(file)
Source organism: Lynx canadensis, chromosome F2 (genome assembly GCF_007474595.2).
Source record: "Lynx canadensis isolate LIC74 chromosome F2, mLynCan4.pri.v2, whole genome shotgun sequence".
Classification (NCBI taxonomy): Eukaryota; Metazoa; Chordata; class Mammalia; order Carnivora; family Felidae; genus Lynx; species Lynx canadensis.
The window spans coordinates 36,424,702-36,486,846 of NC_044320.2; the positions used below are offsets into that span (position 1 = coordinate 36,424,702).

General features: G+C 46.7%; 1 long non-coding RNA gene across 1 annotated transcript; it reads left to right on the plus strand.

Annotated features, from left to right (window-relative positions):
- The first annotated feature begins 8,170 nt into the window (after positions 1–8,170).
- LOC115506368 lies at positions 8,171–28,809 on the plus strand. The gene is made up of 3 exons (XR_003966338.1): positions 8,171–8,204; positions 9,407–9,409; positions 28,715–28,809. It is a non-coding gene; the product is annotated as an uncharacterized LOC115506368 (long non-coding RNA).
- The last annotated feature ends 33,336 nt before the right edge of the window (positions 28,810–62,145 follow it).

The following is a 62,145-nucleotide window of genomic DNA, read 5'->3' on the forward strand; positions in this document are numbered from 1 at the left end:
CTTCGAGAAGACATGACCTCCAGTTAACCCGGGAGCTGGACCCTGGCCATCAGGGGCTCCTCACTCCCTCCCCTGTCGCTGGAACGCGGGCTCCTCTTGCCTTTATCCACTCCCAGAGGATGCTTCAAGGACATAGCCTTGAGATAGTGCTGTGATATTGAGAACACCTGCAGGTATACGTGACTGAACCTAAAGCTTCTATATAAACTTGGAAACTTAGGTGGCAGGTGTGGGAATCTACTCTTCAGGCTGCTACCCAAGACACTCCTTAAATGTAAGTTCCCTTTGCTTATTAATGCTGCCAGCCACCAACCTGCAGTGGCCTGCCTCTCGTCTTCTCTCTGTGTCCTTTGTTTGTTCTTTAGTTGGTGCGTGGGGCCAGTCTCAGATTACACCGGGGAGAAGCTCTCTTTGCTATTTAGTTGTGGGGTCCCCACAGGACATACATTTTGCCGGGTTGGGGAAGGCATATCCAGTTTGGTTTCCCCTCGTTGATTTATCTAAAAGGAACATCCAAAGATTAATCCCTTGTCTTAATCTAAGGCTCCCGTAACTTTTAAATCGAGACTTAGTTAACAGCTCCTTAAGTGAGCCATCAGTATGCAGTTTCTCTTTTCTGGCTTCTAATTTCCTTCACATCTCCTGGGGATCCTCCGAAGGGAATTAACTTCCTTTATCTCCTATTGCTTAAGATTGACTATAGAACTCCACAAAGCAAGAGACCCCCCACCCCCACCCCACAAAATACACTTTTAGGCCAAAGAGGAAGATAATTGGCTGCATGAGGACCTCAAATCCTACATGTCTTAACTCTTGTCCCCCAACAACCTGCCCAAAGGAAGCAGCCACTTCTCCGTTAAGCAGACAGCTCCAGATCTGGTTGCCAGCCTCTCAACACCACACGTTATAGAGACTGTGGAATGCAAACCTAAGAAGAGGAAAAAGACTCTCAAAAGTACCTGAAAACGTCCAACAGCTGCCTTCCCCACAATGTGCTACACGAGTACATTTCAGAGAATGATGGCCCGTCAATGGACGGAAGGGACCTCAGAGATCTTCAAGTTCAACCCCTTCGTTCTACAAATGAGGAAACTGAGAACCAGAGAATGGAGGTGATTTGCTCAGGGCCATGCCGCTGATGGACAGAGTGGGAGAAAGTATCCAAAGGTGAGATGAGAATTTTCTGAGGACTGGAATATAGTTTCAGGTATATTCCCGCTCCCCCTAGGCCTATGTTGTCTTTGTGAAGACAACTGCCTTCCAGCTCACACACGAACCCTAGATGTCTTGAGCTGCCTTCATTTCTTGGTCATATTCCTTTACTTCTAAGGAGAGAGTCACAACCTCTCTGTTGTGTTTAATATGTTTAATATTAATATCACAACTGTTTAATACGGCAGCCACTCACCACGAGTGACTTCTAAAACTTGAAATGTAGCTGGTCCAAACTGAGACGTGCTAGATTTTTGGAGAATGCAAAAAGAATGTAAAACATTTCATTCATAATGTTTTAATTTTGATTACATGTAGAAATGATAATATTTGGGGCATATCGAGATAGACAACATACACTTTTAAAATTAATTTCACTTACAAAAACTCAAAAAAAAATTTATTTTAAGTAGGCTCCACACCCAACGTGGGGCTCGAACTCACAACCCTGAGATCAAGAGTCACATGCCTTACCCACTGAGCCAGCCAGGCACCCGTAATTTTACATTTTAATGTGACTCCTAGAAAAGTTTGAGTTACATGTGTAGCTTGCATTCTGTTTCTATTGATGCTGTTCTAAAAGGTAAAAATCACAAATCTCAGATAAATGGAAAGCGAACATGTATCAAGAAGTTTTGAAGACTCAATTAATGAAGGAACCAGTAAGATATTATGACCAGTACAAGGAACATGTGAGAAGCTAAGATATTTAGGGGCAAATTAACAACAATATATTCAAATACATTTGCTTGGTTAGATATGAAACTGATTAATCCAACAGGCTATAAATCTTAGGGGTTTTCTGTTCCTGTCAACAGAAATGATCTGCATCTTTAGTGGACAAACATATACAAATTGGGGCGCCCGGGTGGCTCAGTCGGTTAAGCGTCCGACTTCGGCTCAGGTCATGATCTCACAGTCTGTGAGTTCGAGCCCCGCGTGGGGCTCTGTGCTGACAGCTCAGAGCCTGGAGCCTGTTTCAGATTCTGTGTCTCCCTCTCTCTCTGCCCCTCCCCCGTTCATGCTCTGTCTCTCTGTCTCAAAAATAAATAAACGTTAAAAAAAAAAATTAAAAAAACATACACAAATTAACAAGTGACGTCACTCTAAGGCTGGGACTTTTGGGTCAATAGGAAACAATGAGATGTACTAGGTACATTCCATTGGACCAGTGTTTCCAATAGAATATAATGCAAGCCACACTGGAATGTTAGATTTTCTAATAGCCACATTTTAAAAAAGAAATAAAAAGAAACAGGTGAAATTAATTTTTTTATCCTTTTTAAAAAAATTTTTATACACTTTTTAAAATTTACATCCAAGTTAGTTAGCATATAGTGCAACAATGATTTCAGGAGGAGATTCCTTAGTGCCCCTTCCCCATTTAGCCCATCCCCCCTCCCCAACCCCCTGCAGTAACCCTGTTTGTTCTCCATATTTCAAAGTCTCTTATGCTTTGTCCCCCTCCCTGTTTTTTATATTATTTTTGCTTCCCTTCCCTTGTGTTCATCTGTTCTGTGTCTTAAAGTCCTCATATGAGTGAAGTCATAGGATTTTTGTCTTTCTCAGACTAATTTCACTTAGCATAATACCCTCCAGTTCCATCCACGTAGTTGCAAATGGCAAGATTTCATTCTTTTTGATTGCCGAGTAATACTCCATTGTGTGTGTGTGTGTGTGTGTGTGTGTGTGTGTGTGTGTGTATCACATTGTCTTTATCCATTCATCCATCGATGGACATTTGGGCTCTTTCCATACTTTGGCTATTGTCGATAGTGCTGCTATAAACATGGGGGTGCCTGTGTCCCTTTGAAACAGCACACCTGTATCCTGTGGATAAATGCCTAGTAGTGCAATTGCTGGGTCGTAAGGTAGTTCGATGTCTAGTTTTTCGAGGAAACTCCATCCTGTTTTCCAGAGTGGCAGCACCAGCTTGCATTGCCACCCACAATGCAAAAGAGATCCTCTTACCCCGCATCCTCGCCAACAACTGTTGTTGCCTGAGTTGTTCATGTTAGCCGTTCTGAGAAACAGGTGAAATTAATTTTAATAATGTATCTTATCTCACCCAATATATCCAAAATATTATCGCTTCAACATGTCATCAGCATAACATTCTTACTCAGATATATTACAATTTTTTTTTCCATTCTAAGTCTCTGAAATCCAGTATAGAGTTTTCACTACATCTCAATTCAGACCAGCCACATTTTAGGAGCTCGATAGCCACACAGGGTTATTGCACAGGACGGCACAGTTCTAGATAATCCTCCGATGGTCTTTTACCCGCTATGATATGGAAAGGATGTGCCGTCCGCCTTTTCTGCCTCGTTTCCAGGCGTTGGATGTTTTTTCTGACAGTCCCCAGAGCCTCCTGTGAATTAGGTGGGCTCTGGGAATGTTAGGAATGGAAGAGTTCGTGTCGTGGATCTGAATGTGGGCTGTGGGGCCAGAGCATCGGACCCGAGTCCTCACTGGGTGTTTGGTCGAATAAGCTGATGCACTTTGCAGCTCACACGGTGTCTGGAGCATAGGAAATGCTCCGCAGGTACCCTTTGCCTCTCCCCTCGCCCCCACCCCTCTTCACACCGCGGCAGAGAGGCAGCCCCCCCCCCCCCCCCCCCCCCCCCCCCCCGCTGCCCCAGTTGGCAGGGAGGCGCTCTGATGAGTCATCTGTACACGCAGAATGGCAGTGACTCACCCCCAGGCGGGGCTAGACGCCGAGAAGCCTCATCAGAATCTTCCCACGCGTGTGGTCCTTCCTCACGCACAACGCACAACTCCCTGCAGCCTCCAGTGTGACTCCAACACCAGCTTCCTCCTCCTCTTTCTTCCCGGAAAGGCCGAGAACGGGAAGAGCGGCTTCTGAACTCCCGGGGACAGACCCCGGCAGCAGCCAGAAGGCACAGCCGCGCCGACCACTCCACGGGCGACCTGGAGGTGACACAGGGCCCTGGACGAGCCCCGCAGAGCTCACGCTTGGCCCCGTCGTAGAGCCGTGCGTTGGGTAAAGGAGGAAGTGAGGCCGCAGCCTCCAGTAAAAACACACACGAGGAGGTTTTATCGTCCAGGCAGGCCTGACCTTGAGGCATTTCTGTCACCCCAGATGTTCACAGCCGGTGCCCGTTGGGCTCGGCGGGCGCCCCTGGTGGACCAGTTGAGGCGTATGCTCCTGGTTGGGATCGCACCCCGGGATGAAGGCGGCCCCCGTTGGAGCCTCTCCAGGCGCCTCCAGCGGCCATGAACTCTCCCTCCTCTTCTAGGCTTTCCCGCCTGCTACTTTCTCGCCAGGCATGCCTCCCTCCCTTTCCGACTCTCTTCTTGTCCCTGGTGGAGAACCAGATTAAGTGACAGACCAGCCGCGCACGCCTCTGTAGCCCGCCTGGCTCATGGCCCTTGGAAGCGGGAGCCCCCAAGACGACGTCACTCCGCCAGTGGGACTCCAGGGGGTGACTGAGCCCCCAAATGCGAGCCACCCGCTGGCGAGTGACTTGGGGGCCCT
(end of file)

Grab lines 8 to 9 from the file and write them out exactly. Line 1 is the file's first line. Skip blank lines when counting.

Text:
- LOC115506368 lies at positions 8,171–28,809 on the plus strand. The gene is made up of 3 exons (XR_003966338.1): positions 8,171–8,204; positions 9,407–9,409; positions 28,715–28,809. It is a non-coding gene; the product is annotated as an uncharacterized LOC115506368 (long non-coding RNA).
- The last annotated feature ends 33,336 nt before the right edge of the window (positions 28,810–62,145 follow it).